What I learned: House Rules by Jodi Picoult

This book introduced me to multiple first person narrators. It also reminded me of how much value of good research is to a novel. Two particular concepts, Asperger’s Syndrome and Forensic Science, were featured in this story, and something tells me Jodi Picoult did a little reading to prepare. The details add such a richness to the story.

I thought she did a fantastic job getting into the mind of the family affected by Asperger’s. I found myself relating with the mom, sympathizing with the brother, and intrigued by the main character, Jacob. Stephen King said,

book buyers want a good story to take with them on the airplane, something that will first facinate them, then pull them in and keep them turning the pages. This happens, I think, when readers recognize the people in a book, their behaviors, their surroundings, and their talk. (On Writing p. 160)

This book did that for me. Her story is a great example of the opportunity writers have to introduce their readers to ideas and issues that are important. It’s also an example of the persuasive capacity inherent in a work of fiction.

Even though I understood the characters, and would totally expect it to come from them, I still struggle with the existence of crass language in books. If I were living the story, and one of the characters spoke the words around me, I wouldn’t be phased. There’s just something about reading them that makes me squirm.


  1. I haven’t read this one, but I’ve like the other books I’ve read of hers, especially Handle with Care. I agree with you on language though. I hate it in books…and in the real world. I hear people say on Tv and other places that that’s how people really talk. But I disagree. To me it is a sign of disrespect and lazy intellect to use vulgar language.

    1. What’s difficult is how words morph over time. A word might carry a negative connotation in one generation, yet be considered neutral in the next, “pissed,” for example. It’s not a word I use and I think it’s crass, but many equate it with water or rib cage. The reverse happens too, “bitch” as a perfect example. The first time I read that word in the proper context I was shocked. Most people agree on the obvious crass words, but I’ve even had very conservative friends consider them necessary adjectives at times. It’s not for me for a couple reasons: 1) I don’t want my message missed or tossed out due to questionable language. 2) I want God to smile on my writing, so I’ll strain to keep the language wholesome (Eph. 5:29)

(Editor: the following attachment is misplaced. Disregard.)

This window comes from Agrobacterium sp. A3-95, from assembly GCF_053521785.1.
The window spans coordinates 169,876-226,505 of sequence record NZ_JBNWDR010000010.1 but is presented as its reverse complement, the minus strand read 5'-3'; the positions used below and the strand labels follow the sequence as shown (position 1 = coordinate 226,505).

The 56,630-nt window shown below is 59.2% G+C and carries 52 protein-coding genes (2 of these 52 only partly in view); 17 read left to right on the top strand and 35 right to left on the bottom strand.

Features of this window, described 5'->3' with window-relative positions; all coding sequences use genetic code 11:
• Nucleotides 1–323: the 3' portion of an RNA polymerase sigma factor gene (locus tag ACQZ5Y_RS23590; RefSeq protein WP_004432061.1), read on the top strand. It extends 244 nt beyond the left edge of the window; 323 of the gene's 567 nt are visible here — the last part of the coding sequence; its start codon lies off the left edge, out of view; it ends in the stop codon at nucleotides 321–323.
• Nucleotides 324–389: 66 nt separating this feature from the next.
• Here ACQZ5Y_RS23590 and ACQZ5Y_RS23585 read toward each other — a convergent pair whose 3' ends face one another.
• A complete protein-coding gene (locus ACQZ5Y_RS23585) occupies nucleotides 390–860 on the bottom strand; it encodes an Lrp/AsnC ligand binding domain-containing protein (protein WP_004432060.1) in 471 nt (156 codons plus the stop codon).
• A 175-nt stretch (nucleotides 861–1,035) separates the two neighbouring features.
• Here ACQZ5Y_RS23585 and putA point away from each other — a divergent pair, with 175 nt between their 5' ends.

One interesting exception. I’ve enjoyed a couple stories recently (The Help, by Kathryn Stockett and Dominion, by Randy Alcorn) and the word “nigger” was included in both. I felt it appropriate in those stories because it would have been disingenuous to excluded it, almost insulting. That word, especially in that context, is worse than any of the trash talk thrown around casually today.

      It’s a judgement call I guess. I just wish more authors would use better judgement 😉

      1. Agreed! The Help was amazing (and I feel when the N word is used in the South in that context, it’s different. I grew up around blacks and they used that word to greet each other all the time–so one person using it–say, me a white girl–would come off as insulting, but when they use it with each other, it’s friendly. Weird!)

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